What makes things worse is that even before tree season ends, the grass pollens and even some early flowering weeds begin emerging in April, May and June.

"We have that double-whammy, overlapping allergy of tree and grass," says Gaithersburg allergist Jackie Eghrari-Sabet. She adds that the diverse array of vegetation here just below the Mason-Dixon line, and the fact that we live in "dust mite nirvana" -- yes, we've got that perennial allergen, too, which thrives in humidity, old houses and other features of our fair, built-on-marshland city -- can make life a misery for those with allergies.

And how about the popular notion that people move here and, a few years later, simply develop allergies out of thin air? Definitely a common story, say all the doctors I interviewed for this column, and there's certainly truth to it.

"Two, three, four years is the length of time it takes for people to get sensitized to things they are now exposed to," says Ein. "Often when you move anywhere, there is the 'allergic honeymoon,' which is a respite for a few years, until people become allergic to the new things they're breathing" and develop runny noses and other actual symptoms.

In addition, oftentimes someone relocates here from a place where there's not a huge presence of oak pollen, say, and then has a supercharged reaction to the enormous concentration of it here, says Johnson.

While some news reports have claimed that this is going to be a particularly bad spring for allergy sufferers -- pinning the blame on everything from global warming to our particularly snowy winter -- the Annals of Allergy study suggests the weather plays a very little role in the amount of pollen emitted by trees.

"Grass and weed pollen seem to correlate with maximum temperature and dew point, but tree pollens are just much more variable," says Ein, who nonetheless says that the tree pollen has hit earlier and heavier than usual so far this season. "We like to say 'yeah, there's been all this rain [this winter], the trees are going to pollinate like crazy,' but it doesn't hold up to scrutiny. It really depends on what comes next, and whether there's a lot of [spring] rain to wash the pollen from the air, so we'll see."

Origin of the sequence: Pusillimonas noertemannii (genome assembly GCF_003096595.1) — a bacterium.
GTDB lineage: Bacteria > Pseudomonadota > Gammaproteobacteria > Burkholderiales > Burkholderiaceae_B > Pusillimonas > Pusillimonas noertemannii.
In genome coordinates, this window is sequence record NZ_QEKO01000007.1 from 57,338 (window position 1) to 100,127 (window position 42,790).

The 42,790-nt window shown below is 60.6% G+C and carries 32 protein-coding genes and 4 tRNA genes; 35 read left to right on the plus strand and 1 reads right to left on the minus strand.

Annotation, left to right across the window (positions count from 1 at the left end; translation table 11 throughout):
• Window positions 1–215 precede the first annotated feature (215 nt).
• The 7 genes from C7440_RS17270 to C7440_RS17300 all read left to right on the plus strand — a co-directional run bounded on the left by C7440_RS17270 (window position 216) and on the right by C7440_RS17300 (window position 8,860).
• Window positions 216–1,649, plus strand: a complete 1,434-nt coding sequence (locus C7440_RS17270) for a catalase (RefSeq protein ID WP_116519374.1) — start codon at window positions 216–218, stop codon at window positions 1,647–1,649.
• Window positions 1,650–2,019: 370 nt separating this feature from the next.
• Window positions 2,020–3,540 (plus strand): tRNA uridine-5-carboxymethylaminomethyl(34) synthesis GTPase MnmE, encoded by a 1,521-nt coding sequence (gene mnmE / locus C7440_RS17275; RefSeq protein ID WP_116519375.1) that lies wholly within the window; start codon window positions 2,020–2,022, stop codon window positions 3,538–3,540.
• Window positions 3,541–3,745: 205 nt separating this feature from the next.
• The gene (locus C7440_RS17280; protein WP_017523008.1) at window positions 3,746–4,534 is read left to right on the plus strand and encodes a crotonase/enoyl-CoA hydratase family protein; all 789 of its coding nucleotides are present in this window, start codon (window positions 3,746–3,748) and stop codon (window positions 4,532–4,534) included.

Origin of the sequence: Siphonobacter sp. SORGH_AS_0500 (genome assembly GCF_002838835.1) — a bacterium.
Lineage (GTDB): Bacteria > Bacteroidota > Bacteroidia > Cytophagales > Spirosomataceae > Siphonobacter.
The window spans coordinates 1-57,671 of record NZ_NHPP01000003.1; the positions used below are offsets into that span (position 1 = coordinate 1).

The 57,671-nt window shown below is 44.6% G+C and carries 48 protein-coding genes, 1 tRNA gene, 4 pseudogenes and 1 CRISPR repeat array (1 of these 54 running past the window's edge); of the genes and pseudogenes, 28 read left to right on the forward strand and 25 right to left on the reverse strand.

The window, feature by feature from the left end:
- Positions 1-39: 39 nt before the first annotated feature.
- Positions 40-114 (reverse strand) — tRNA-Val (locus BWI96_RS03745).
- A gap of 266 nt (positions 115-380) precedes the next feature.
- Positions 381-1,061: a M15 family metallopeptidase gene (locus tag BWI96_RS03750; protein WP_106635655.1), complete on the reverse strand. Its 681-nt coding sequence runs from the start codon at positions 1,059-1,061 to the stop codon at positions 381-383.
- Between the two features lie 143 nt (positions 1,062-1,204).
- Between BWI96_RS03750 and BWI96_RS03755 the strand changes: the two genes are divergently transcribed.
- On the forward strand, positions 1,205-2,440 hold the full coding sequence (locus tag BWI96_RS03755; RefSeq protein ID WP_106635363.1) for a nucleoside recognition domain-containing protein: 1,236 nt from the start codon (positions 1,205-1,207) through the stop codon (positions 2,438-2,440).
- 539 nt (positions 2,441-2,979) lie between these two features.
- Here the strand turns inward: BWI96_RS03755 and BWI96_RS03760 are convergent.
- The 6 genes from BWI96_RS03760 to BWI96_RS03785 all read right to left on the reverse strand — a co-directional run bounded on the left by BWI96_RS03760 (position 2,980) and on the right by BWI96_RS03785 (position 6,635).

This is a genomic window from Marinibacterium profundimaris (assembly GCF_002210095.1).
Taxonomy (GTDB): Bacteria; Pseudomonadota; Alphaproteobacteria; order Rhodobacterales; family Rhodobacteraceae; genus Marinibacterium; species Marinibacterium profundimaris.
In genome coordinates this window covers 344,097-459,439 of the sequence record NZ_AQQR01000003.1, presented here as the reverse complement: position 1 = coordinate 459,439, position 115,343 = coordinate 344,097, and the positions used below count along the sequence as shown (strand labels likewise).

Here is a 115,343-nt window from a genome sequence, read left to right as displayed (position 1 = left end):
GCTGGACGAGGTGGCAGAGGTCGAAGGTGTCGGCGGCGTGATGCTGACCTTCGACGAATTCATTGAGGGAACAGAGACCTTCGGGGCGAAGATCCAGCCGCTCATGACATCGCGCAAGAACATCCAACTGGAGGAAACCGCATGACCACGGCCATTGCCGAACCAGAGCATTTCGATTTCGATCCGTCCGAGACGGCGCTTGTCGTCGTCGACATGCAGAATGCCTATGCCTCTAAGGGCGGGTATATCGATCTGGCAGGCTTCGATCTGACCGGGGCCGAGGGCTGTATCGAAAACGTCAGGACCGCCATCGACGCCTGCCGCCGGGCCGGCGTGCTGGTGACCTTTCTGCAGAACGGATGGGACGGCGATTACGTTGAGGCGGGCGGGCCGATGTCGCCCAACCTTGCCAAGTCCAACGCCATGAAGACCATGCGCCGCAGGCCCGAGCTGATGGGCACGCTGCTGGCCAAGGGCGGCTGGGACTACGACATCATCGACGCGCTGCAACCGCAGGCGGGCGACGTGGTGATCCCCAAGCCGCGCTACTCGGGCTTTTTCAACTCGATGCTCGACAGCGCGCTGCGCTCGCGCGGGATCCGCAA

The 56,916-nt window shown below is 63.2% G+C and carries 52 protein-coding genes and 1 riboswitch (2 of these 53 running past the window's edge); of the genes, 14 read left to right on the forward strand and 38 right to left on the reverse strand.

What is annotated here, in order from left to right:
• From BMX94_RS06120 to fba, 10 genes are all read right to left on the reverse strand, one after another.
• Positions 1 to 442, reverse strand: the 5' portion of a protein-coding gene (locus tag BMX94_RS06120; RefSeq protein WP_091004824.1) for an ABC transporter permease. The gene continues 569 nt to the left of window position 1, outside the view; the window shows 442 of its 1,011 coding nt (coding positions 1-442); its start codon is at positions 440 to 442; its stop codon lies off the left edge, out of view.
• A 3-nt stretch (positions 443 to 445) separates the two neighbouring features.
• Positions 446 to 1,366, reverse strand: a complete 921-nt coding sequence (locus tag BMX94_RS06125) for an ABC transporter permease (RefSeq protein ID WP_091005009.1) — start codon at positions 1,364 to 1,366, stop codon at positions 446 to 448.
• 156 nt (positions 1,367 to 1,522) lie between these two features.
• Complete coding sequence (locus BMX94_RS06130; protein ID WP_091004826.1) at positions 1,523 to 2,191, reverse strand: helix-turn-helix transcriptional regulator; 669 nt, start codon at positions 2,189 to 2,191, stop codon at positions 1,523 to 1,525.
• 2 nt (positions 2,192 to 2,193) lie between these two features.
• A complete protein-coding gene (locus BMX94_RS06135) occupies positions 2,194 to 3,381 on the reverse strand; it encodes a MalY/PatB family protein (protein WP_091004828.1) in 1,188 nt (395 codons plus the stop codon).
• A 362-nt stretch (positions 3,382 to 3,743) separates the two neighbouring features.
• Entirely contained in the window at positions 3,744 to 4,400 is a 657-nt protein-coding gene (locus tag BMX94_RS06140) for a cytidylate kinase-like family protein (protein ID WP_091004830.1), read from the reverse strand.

But whether you're still debating if all those sudden sniffles and sneezes are just a cold or are pollen-related, or if you are an allergy sufferer holding out hope that somehow this spring is going to take it easy on you, it may serve you well to be more proactive, says Eghrari-Sabet, rather than wait to see what happens with pollen counts.

Find a management regime that works for your particular allergy issues, whether by having an allergist test to find out which triggers may be causing your troubles; using over-the-counter or prescription drugs; or taking simple preventative measures such as keeping your windows closed at home and in the car, or washing your hair before you go to bed at night so that any accumulated pollen doesn't hit your pillow.

"Everyone always says this is going to be the worst year for allergies ever, but the thing is, it doesn't really matter," says Eghrari-Sabet, who also recommends taking preventative steps to eliminate dust mites from your home and allergy shots for those who are really suffering "No matter what kind of year it is, there is always more than enough pollen to go around and share here in Washington."